The Problem

The Challenges You Will Encounter Becoming a Programmer

You Don’t Know What You Don’t Know

About 12 years back, I took classical guitar lessons from a grumpy but wise old German gentleman. A few weeks into my lessons, he said to me that I had come a long way on my own but that there were many gaps in my knowledge and abilities and that these gaps were preventing me from progressing.

Now there was nothing magic about what he said, but it did reveal to me that there are things that I wasn't aware of. Yip. There were things I needed to know but I did not know that I did not know. I was unconsciously incompetent. It’s a thing! You can read more about it on Wikipedia under the Four Stages of Competence.

Where do I Start?

This is the first question most beginners will ask. And it is an important one because stating at the wrong place will hamper your progress substantially. As a beginner, you will not know the answer to that. So you will do what any normal person will do. You Google it!

The problem is that you now have thousands of answers to the question, "Where do I start?", but not the knowledge to trust any of them. And these answers vary substantially.

I encourage you to read some of the answers and then come back and see my answer to this question, "Where do I start?"

The Learning Cycle

Here is my answer. We need to answer more than simply, "Where do I start?"

To become a programmer, we need answers to the following:

  • Question 1 - What topic do I start with?

  • Question 2 - How much do I learn about that topic?

  • Question 3 - What topic do I tackle next?

  • Repeat From Question 2

Question 1 - What topic do I start with?

To become a programmer, one needs to master several technology stacks. A technology stack can be seen as the bits and pieces that are used to design, build and run an application. This covers everything from hardware, operating systems, databases, programming languages, programming libraries and frameworks, design patterns and principles, system architecture, version control, security, application testing, deployment and monitoring to name a few. So where to start indeed?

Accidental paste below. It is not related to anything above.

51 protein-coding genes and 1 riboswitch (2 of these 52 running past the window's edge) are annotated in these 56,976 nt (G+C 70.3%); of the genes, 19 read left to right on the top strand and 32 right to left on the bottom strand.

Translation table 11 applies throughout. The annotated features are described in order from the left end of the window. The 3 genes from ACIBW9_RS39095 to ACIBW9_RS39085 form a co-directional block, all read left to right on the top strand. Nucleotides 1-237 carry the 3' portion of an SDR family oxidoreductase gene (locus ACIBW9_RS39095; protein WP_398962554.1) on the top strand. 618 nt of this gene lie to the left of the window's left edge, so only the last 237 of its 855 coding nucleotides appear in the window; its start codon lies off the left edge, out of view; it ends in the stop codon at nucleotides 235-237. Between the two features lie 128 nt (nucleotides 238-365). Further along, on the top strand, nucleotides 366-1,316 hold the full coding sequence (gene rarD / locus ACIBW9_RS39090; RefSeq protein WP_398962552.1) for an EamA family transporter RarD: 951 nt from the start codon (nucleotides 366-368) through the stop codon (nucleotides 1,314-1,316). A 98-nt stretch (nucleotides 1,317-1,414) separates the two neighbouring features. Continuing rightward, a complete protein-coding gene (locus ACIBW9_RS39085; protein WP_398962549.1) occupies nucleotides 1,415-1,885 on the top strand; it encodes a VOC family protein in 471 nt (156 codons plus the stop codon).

Question 2 - How much do I learn about that topic?

We do not need to know everything about a topic before we can make use of it. It may slow down your progress. The approach I take is to teach you only what is necessary to know at any specific point in time to do the job at hand. This way, we learn something useful fast and prevent information overload at the same time.

Question 3 - What topic do I tackle next?

Taking classical piano lessons for some years you will progress from Preliminary to Grade 1, then to Grade 2, Grade 3, and so on until you reach Grade 8 or progress even further. The point is; that there is a definite, well-designed method at work. Similarly, tackling the right topic next makes a big difference in the speed at which you will progress.

In Conclusion

To become a programmer with the least amount of resistance, you need to know which topic to tackle, and how much to learn about that topic. Then you need to know which topic to tackle next, and how much to learn about that topic. And so the cycle continues until it's not fun anymore. By the way, you will never be done as there is always something new to learn.

Now where are you going to find such a well-designed method that will address all the above questions? Glad you asked. It just so happens that I have developed such a method. I call it The Becoming a Programmer Series and we will look at that next.